An employee could challenge the use of covert monitoring in a dismissal scenario based on the fact the evidence was unlawfully obtained. If the employer decided to proceed with the dismissal, the employee could claim unfair dismissal, if they have served the company for longer than two years.
Reasons for processing data
From a data perspective, an employer must have a lawful basis on which it intends to process personal data.
Standard personal data can be processed by an employer for several reasons such as being necessary to give effect to the contract of employment, complying with a legal obligation or for the legitimate interests of the employer’s business so long as those interests are not outweighed by the individual’s rights and freedoms.
However, monitoring that uses biometric data for identification purposes (such as fingerprints, the face, or elements of the face) is “special category” personal data which is more highly protected and requires an employer to have a special category lawful basis.
Several special category lawful bases require a public interest element such as the protection of children (in a school) and vulnerable adults (in a care home) or public safety (such as at an airport). Private interests such as protecting customers’ buildings, information, or equipment will not satisfy this public interest criteria requirement.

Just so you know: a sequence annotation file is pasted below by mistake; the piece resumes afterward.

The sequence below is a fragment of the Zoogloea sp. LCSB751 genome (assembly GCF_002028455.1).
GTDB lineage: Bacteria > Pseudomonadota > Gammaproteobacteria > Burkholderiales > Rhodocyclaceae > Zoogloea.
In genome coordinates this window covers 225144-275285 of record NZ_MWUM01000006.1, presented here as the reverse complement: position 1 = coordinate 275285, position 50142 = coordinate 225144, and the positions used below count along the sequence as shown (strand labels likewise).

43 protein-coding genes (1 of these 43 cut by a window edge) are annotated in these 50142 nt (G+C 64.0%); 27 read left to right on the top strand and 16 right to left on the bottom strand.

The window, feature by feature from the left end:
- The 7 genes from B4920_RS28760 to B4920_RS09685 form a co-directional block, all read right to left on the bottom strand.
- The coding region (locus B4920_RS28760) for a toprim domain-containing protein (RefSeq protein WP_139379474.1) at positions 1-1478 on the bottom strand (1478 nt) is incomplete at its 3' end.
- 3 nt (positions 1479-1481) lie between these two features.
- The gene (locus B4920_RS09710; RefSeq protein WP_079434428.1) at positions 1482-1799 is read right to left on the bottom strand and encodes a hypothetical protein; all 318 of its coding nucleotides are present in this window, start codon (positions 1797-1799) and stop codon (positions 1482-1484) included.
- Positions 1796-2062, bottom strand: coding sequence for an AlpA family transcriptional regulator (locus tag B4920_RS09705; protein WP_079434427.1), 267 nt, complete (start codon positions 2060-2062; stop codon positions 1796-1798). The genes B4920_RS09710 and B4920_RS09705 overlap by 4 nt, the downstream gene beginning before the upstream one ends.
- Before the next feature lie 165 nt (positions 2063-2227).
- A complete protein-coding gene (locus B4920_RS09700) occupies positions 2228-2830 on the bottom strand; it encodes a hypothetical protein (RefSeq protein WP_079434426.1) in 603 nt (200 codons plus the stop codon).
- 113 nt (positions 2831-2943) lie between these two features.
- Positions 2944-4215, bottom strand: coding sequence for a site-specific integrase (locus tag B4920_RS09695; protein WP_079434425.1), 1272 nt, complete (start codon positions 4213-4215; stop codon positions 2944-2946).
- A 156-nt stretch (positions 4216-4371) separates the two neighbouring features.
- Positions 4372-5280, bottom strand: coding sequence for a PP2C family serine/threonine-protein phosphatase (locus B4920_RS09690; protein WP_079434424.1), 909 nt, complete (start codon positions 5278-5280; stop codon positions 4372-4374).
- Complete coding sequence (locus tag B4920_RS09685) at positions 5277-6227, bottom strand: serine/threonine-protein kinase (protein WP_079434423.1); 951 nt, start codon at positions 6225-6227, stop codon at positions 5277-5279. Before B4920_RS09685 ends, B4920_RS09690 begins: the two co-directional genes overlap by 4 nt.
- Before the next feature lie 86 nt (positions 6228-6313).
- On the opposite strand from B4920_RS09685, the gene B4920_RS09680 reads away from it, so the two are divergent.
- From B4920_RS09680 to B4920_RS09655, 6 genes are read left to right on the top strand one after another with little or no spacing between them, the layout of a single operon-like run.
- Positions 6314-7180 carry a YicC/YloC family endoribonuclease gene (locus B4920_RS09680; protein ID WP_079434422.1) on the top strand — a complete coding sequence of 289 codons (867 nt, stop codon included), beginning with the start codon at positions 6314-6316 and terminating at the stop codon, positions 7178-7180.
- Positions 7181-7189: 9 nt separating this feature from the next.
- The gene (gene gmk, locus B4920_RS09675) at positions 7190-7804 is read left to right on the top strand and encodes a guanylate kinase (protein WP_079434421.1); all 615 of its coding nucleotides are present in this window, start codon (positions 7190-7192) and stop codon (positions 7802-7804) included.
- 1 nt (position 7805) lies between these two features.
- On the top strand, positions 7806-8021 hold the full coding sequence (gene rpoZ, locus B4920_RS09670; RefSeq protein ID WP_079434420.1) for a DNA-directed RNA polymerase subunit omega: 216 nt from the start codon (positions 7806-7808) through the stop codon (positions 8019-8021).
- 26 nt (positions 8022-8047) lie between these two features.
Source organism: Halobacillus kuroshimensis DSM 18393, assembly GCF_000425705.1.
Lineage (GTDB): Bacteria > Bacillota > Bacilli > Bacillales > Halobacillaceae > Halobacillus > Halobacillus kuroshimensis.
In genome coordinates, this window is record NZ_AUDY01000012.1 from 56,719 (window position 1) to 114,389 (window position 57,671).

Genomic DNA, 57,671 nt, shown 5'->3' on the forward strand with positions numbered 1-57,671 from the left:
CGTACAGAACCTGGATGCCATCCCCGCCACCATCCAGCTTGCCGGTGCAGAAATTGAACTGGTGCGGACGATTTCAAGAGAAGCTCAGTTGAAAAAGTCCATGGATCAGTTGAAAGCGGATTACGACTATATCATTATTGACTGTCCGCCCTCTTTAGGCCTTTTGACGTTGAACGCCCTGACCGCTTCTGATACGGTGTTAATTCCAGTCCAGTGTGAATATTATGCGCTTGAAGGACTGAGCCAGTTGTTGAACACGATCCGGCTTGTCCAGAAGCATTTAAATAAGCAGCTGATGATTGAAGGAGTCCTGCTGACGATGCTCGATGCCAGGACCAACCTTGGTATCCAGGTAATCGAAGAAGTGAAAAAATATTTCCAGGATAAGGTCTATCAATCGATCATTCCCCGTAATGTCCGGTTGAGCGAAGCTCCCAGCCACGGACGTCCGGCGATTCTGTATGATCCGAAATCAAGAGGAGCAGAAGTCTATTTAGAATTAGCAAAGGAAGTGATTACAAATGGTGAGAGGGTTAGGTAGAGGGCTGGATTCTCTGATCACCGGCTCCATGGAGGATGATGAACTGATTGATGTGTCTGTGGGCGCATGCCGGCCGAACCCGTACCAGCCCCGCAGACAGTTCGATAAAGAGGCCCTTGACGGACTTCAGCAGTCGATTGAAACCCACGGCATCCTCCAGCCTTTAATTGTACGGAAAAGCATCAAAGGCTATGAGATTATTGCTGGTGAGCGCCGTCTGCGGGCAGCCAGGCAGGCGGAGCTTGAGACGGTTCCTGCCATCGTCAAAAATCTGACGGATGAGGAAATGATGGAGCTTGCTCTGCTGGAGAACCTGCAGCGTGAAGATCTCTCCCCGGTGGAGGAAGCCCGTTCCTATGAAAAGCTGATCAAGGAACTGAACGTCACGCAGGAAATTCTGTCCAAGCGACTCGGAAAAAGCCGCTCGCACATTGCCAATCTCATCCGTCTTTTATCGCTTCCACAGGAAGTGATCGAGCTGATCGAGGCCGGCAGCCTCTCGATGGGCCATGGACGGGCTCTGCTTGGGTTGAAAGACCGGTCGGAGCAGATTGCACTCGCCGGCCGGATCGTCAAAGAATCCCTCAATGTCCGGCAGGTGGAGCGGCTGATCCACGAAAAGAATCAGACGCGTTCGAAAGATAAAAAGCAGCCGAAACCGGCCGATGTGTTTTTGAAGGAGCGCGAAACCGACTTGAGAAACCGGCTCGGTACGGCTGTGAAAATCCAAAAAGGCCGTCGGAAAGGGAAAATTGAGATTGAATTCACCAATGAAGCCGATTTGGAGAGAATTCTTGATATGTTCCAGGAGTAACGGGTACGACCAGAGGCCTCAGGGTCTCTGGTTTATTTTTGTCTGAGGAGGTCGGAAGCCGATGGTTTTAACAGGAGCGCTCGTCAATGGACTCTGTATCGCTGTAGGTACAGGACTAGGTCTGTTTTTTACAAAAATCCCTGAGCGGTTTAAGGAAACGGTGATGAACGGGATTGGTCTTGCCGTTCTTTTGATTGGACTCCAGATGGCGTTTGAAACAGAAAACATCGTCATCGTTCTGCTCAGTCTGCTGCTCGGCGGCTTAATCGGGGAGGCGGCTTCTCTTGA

Employers will need to undertake a data privacy impact assessment before they introduce monitoring particularly if it will use biometric data. They will also need to have an appropriate policy document in place.
Monitoring remote workers could also give rise to a range of employment law issues for an employer.
Employers should consider the risks involved in treating remote workers differently to office-based workers as this could give rise to indirect discrimination claims, or potential claims for failure to make reasonable adjustments.
This issue could arise if, for example, home working has been implemented to help an employee with a disability.
If the employer is intent on bringing employees back to the office, they should consider their employees’ home working environment and be mindful of issues surrounding child or elderly care, mainly impacting female employees.